Salesian Sisters of Don Bosco

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Salesian Sisters of St. John Bosco
Maria Dominika Mazzarello jpg..jpg
Maria Mazzarello, the founder
Abbreviation F.M.A.
Type Roman Catholic religious order
  • Rome, Italy
Superior general of the Daughters of Mary Help of Christians, Salesian Sisters of St John Bosco
Yvonne Reungoat[1]
Key people
Maria Mazzarello

The Salesian Sisters of St John Bosco or Daughters of Mary Help of Christians are the sister order of the Salesians of Don Bosco. They were founded by Saint Maria Mazzarello in 1872 to work alongside Saint John Bosco in his teaching projects in Turin and continue to be a teaching order worldwide.

On August 5, 1872 in Mornese, Alessandria, Italy, the first Daughters of Mary Help of Christians gathered with Don Bosco and Msgr. Joseph Sciandra, the Bishop of Acqui, to celebrate their admission to the novitiate and the first professions. On that day St. Mary Domenica Mazzarello was also elected the first superior and given the title of “vicar”.

Through a gift of the Holy Spirit and the direct intervention of Mary, St John Bosco founded our Institute as a response of salvation to the profound hopes of young girls. He endowed it with a spiritual heritage that had its inspiration in the charity of Christ the Good Shepherd, and imparted to it a strong missionary impulse.(Constitutions of the Institute of the Daughters of Mary Help of Christians, 1)

A year later their first boarding school and primary school was recognized by the educational authorities of Castelletto d’Orba. On October 8, 1874, the Salesian Sisters were able to open their first house in Borgo San Martino. They carried on the tradition of the Salesian Oratory (a place where young people could gather to enjoy themselves, learn, and grow in their faith, safe from harm), ran workshops to educated young women to help them to be self-sufficient, and taught.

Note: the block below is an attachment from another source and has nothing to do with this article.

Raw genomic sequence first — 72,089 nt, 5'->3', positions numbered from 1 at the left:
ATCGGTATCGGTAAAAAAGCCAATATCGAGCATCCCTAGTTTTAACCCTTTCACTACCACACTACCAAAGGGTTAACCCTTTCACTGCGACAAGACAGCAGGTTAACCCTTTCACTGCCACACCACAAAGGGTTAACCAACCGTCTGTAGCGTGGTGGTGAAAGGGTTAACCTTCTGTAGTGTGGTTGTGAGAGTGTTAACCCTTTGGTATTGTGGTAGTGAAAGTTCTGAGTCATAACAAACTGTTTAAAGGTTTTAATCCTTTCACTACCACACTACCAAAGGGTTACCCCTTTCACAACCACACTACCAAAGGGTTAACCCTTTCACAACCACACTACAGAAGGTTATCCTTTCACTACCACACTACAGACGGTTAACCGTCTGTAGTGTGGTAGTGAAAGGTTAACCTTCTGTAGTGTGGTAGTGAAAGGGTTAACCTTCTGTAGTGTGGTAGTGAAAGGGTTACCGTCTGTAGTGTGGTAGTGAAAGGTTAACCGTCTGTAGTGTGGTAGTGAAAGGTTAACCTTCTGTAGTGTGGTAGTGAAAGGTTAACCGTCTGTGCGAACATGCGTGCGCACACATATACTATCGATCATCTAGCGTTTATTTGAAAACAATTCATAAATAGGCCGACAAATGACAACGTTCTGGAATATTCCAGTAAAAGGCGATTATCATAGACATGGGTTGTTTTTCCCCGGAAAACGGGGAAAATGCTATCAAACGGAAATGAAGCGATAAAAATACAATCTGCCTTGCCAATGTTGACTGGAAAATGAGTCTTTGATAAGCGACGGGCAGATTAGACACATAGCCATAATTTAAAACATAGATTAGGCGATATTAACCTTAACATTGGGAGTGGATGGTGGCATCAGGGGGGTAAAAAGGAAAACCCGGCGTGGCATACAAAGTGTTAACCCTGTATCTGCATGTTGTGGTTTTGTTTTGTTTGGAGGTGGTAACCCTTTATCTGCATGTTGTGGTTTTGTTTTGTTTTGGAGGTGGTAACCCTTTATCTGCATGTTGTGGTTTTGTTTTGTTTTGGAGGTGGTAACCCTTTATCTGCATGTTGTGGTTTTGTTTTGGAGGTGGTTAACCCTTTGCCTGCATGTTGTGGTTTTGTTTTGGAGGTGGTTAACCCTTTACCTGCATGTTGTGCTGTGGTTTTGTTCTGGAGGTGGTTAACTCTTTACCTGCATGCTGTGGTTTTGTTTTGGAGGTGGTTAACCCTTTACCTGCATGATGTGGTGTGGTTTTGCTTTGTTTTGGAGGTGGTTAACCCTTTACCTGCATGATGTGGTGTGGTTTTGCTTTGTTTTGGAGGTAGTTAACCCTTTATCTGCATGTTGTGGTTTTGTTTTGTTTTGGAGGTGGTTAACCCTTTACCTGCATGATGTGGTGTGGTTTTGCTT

The work of the Salesians Sisters was not limited to a schoolroom as they participated in social justice works and teaching trades to young women and girls.

St. Mary Mazzarello and her first companions were able to profess their perpetual vows, after studying with the Sisters of St Anne for their religious formation, on August 28, 1875 in the presence of Don Bosco.

Their first house outside of Italy was opened in 1877 in Nice, France. November 9 of the same year Mother Mazzarello and the first missionaries were received in an audience by Pope Pius IX, a great friend and supporter of Don Bosco. Five days later the first missionary sisters departed for Uruguay.

After many years of revision, discussion and consultation, Don Bosco was able to give to the Daughters of Mary Help of Christians the first printed version of their Constitutions on the feast of the Immaculate Conception, December 8, 1878.

The year 1880 saw the second missionary expedition of the Salesian Sisters to Patagonia (Argentina), as they followed their Salesian brothers who had prepared the way for their arrival.

In 1881, Mother Mazzarello took ill and died on May 14, at age 44. In her stead were left 26 houses and 166 Sisters.

Mary Help of Christians saw to it that her Institute grew, and today we numbers over 15,000 members in 89 different countries, and on five continents.


  1. ^ "Vatican Information Service", Vatican City, 25 September 2012. Retrieved on 24 September 2012.

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